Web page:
When a standard tool requires this many workarounds, we need to find a new standard. Word wants to show that it knows the world isn’t merely about paper—you can make documents that have real, live hyperlinks in the text! You just can’t necessarily put those hyperlinks up on the Internet for anyone else to click on. Again and again, Word is defeated by the basic job of contemporary writing and editing: smoothly moving text back and forth among different platforms. The fundamental unit of Word is the single, proprietary file, anchored to one computer. Microsoft showed users how it feels about sharing work when it switched its default format from .doc to .docx in Office 2007, locking old and new Word customers out of each other’s files. (There are workarounds, of course. There are always workarounds.)

At my last job, My computer was upgraded and I received a shinny new version of Office 2007, which is the 2nd most user un-friendly piece of software I’ve ever had the misfortune of being saddled with.* Suddenly, all the menus were int he most counter intuitive places, buried three or four layers deep. I’ve tried just about every alternative platform known to man or best, but they are all second rate Word knockoffs. Even Open Office has turned into a buggy Word emulator that for some reason can’t even do a proper word count. I eventually did what Mr. Scocca writes in his article, and abandoned Word for Google Docs and TextEdit for office work and Scrivener for all my long form prose, which saves me the hassle of having to deal with Word at all anymore. Which is a food thing. Attempting to write fiction in Word was making me yearn for the days when writers made their own quills by strangling geese.


* First prize for worthless software is Innovative Millennium,  a bloated POS Enterprise ILS, whose ostensible purpose is to run a library’s on-line catalog. It was originally designed in the 80s and you can tell, because it still uses a command line for the backend, and users need to know boolean operators to perform searches with any level of specificity beyond a subject heading or title. Subsequent upgrades are just new modules of code slapped on top of the old stuff. It works about as well as you’d imagine.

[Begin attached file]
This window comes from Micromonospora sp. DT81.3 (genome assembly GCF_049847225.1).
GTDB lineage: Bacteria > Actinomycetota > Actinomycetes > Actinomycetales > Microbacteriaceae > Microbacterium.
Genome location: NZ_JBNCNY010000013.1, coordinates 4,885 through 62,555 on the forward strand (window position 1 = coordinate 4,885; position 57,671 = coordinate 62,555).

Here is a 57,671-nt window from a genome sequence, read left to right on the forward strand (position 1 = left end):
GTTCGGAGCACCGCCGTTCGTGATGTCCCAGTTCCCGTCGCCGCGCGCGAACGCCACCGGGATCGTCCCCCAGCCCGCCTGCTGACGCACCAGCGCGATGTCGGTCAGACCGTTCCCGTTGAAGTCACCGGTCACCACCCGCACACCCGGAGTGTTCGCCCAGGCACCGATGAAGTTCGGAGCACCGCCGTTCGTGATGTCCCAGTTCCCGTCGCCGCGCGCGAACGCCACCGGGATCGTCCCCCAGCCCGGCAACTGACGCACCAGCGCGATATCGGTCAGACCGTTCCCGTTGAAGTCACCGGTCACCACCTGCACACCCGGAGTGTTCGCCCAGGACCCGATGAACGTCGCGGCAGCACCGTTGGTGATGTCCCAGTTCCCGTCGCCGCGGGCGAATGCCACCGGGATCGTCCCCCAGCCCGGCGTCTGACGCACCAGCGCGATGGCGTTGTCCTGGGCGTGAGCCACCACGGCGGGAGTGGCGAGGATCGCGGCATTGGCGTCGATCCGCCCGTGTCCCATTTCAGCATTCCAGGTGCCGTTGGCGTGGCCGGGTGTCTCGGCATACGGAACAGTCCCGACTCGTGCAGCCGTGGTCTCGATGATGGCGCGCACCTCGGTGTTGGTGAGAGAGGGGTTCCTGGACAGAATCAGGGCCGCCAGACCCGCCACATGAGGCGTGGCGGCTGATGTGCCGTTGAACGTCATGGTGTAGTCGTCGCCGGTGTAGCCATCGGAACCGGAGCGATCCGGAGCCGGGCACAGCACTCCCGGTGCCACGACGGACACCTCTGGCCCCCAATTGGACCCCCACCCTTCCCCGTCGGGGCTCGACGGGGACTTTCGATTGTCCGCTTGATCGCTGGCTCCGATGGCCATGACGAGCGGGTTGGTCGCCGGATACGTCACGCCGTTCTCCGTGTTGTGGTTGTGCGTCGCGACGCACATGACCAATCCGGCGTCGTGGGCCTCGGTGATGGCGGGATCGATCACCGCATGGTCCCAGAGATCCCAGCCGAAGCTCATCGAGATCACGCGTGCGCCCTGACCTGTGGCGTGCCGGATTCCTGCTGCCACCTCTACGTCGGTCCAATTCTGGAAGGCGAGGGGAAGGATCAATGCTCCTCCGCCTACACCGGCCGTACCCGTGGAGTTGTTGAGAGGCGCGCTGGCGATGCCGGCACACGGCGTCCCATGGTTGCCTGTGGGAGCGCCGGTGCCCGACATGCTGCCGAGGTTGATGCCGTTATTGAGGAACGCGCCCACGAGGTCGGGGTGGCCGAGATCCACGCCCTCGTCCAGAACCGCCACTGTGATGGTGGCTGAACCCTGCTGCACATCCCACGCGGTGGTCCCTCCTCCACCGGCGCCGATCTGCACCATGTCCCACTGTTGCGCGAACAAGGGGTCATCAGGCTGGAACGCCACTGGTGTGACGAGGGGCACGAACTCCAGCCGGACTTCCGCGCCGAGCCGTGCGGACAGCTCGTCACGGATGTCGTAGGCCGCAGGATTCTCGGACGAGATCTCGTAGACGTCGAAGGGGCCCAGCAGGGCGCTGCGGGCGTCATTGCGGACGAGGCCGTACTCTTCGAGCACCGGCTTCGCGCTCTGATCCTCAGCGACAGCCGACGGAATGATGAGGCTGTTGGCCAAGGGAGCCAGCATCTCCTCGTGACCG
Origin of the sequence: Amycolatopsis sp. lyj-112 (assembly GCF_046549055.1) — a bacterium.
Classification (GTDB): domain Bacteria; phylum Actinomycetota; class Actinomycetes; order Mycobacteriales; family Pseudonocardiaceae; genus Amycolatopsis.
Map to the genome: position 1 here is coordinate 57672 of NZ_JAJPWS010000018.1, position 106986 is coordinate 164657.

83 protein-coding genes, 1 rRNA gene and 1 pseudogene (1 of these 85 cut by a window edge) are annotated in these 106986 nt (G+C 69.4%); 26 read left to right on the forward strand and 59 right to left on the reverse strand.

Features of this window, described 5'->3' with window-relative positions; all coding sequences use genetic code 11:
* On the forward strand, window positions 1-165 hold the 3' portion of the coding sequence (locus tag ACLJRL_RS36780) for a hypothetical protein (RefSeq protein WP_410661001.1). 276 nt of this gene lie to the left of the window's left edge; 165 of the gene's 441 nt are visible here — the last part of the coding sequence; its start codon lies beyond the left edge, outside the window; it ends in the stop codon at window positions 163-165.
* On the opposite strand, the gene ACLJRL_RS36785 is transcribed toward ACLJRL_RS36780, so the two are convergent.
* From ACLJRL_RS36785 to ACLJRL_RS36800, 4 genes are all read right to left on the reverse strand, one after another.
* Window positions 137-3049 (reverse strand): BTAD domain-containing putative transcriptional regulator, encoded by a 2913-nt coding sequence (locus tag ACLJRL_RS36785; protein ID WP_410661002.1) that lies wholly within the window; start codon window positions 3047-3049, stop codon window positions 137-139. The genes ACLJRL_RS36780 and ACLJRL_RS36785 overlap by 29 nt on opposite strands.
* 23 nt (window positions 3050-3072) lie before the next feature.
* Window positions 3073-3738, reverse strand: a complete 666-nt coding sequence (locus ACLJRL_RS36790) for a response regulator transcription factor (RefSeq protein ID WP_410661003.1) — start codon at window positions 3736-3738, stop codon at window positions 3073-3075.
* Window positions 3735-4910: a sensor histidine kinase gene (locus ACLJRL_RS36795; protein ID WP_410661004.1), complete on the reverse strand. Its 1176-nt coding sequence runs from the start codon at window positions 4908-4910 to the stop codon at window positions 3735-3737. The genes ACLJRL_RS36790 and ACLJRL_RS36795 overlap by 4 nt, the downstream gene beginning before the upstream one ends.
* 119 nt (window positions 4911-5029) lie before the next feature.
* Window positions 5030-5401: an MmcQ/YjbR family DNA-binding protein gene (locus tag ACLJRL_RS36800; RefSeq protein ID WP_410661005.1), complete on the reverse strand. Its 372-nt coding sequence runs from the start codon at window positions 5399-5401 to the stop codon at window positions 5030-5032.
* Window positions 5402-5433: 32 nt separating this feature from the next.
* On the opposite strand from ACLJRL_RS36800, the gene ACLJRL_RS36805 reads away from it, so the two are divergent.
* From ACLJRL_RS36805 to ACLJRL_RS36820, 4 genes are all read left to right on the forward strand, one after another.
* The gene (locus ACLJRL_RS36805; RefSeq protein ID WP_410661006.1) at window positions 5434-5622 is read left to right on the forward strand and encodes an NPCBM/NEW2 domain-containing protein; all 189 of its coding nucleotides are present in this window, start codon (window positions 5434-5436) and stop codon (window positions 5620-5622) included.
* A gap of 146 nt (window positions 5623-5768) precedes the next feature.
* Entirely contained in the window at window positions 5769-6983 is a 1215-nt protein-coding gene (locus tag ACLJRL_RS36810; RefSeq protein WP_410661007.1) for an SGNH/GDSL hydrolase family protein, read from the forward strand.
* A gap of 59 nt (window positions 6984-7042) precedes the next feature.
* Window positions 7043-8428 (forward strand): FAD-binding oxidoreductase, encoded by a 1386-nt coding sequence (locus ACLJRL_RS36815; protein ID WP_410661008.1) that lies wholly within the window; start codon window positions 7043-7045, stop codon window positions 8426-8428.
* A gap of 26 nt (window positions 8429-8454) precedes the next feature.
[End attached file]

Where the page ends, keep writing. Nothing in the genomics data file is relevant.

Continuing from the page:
Write Before you Write

A large portion of the work of writing a story, in any medium, is usually done before you even write the first sentence.

I’ve learned the hard way that just having a good idea for a story doesn’t mean it will magically happen. You can’t sit down and start writing that first scene, guided solely by a vague notion of Cool Stuff happening. At least I can’t. Obviously this process varies widely by author but most say they do some amount of pre-writing work before they start a new project.

I have a list of things that I need to have figured out before starting a story. Usually I draw up a cast of characters list, like the kind you see in the front of a playbill. That starts building character relationships, which will inform scenes later on. It allows me to build in a sense of symmetry to the story, so I can balance the characters motivations and let each one become a facet for the story. There is usually some sot of symmetry involved in characters. Not just hero vs villain, but a mirror image of the supporting cast as well. After all, a convincing antagonist has a support staff too. Who are they? Figuring out this before hand lets you find a n organic way to introduce those characters, rather than just have them drop out of the sky.

I also need to have some idea of the themes I want to write about. Themes provide thrust for the story. If I get stuck in a scene, I can go back to that scribbled list of thematic ideas and see which one I’m missing or have put in the wrong place.

I like to have a title, at least a working one, in mind before starting as well. Titles are to stories what naes are to people. Thy identify their boundaries, or at least give yo a sense of what those boundaries are. This isn’t necessary, but experience has proven that I won’t really have a handle on the story until it has a title. Like my list of themes, this can be a beacon when you get lost in the fog that is the day-t-day process of sitting down and banging out words on a keyboard.

I also need to know where the story is going. Not necessarily a plot outline (though I usually build one of those shortly after starting) but some sort of late 4th/ early 5th Act* moment that settles things. This ensures that I have a goal, and can steer scenes, even early ones, towards that destination. The reader may not be able to see it over the horizon but I know that’s where we’re going. And knowing where you’re going is always a good idea, in life and in writing.